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English citations of mesamœboid and mesamœboids


1887 1912
ME « 15th c. 16th c. 17th c. 18th c. 19th c. 20th c. 21st c.
  • 1887 CE, Alfred Cort Haddon, Introduction to the Study of Embryology, P. Blakiston, Son & Co.; Chapter VIII, page #274:
    In Echinoderm larvæ, for instance, which undergo rapid metamorphoses, the disappearing organs break down into albuminoid globules, which are devoured and digested by the mesamœboids, or phagocytes, as Metschnikoff terms them.  The latter also ingest small foreign particles which may be forced into the segmentationcavity.  In many cases the mesamœboids fuse to form a plasmodium or giant cell, in order to effect this more readily ; in some cases the mesamœboids merely collect round the foreign body in order to isolate it.
  • 1912 CE, Charles S. Minot, in Manual of Human Embryology, J. B. Lippincott Company; Volume II, page #504:
    In the youngest stage yet observed, the free human mesamœboids do not have any hæmoglobin.  We must assume that in man also the primitive mesamœboids multiply, and that a part of them retain the primitive habitus.


1892 1918
ME « 15th c. 16th c. 17th c. 18th c. 19th c. 20th c. 21st c.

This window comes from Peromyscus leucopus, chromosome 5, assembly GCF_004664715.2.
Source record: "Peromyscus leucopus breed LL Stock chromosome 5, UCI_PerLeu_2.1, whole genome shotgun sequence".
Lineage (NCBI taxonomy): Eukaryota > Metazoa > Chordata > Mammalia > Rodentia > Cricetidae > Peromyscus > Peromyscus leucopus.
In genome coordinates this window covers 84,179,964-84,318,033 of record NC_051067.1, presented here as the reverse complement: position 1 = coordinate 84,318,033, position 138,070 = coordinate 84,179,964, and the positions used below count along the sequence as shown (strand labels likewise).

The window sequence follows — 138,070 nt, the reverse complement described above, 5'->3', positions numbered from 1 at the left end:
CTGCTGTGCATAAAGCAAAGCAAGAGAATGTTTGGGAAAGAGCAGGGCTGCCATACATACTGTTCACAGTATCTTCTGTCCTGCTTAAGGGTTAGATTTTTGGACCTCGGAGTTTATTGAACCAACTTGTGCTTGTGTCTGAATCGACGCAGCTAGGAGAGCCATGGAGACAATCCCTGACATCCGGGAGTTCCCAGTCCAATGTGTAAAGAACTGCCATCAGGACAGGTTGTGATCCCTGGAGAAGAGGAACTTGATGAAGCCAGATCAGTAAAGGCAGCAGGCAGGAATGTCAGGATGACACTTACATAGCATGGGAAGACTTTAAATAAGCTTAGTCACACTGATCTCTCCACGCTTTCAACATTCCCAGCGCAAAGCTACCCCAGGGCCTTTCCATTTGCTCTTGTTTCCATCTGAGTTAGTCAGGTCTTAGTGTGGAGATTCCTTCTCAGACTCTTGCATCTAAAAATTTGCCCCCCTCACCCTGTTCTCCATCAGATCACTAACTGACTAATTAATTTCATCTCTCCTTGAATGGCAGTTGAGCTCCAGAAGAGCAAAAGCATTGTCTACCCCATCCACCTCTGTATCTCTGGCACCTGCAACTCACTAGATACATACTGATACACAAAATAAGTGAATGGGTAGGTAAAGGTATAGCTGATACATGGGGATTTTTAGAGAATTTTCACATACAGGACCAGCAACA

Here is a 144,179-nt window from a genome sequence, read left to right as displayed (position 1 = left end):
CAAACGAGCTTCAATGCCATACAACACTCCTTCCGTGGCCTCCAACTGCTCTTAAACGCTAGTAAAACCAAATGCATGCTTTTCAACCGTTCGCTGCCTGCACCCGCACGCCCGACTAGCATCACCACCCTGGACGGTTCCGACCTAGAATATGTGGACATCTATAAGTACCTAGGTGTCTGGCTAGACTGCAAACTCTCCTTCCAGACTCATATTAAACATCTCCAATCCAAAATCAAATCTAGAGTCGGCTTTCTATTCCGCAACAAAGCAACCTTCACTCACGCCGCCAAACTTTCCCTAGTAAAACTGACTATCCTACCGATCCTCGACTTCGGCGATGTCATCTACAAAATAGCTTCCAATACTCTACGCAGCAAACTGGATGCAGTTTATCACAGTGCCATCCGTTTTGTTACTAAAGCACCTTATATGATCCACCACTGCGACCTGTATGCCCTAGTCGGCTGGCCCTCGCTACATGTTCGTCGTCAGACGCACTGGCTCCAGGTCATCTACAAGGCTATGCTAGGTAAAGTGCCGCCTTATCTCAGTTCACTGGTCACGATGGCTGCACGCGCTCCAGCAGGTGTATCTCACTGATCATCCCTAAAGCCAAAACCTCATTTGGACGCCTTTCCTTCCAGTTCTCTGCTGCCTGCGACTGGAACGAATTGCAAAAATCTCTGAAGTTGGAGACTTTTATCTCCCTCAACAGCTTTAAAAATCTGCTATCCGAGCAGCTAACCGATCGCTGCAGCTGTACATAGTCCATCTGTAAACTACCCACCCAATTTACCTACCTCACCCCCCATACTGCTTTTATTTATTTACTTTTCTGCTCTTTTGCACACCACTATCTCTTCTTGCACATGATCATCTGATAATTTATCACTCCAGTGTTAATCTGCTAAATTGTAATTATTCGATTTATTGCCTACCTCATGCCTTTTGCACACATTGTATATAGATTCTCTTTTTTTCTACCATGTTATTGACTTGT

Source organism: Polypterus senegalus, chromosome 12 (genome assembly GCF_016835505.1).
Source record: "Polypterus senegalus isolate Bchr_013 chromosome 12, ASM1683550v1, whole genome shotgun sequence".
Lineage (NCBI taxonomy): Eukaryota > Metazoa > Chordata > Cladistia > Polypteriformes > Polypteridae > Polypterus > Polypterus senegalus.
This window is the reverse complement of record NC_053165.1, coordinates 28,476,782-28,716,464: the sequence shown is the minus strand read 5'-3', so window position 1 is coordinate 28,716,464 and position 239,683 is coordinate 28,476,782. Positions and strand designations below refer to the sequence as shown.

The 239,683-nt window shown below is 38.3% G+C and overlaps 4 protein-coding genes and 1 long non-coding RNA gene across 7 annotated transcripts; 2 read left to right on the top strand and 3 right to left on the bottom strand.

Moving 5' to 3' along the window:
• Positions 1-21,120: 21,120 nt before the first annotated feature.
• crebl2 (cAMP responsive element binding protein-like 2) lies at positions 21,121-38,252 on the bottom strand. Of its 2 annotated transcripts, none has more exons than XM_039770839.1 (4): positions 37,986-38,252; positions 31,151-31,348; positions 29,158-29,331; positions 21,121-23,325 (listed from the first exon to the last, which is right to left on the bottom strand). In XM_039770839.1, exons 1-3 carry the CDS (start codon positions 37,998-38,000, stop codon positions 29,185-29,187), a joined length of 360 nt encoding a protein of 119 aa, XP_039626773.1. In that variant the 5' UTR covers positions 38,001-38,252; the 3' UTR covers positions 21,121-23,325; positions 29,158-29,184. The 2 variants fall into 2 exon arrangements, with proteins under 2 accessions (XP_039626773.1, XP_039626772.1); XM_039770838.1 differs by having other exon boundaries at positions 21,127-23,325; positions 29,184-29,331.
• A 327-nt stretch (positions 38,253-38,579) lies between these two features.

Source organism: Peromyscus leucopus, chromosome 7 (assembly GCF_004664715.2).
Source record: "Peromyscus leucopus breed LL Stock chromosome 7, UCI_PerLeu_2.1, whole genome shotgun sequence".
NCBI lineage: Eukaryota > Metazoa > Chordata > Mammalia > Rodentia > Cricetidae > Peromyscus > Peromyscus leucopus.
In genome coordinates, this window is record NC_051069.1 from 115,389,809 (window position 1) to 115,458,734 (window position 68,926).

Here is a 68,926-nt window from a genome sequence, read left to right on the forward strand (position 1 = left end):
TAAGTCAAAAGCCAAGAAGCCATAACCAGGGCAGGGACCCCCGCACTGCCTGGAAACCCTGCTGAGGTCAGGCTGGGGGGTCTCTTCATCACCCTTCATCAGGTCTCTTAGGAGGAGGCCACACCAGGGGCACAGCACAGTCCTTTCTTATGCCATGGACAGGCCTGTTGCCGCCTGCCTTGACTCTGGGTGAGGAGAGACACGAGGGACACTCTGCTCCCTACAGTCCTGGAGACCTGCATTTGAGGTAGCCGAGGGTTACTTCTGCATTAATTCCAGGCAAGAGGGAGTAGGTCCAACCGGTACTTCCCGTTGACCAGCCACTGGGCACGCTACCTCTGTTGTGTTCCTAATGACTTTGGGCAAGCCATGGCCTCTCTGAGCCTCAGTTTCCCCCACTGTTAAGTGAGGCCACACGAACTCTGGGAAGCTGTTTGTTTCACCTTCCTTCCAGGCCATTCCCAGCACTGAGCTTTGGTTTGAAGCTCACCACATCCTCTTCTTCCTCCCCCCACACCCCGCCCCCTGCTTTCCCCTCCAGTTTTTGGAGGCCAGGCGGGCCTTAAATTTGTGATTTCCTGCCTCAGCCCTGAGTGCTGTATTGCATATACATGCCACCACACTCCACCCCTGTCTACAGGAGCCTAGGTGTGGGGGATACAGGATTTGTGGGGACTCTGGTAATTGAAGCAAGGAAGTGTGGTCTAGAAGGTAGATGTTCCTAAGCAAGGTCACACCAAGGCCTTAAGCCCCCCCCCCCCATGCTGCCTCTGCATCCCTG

• 1892 CE, Benjamin Thompson Lowne, The Anatomy, Physiology, Morphology and Development of the Blow‐fly, R. H. Porter; Volume I, Chapter VII, page #234:
    Precisely similar cells make their appearance in the interior of the fat bodies, and result from the division and subdivision of the original cells in which the fat is deposited (see Chapter VIII.), and I have long held that the centrolecithal cells are mesamœboid or parablast cells.
  • 1918 CE, Adam Marion Miller and Frederick Randolph Bailey, Text‐Book of Embryology, William Wood and Company; third edition, Chapter X, page #269:
    There is a view that both the blood cells and the endothelium of blood vessels arise from certain mesamœboid cells of entodermal origin, which are insinuated between the entoderm and mesoderm but are not in the strict sense constituents of the latter, and which collectively have been called the angioblast. While the mesamœboid cells are probably identical with the primitive lymphocytes, the idea that they constitute a set of specific rudiments of entodermal origin, from which both blood cells and endothelium arise, has not been generally accepted.
  • 1918 CE, Robert Conrad Moehlig, Ductless Gland Cell Control; page #72:
    The cortical portion of the thymus has a hematopoietic function and works in conjunction with the posterior lobe on the mesenchymal and mesamœboid tissues of the mesoderma.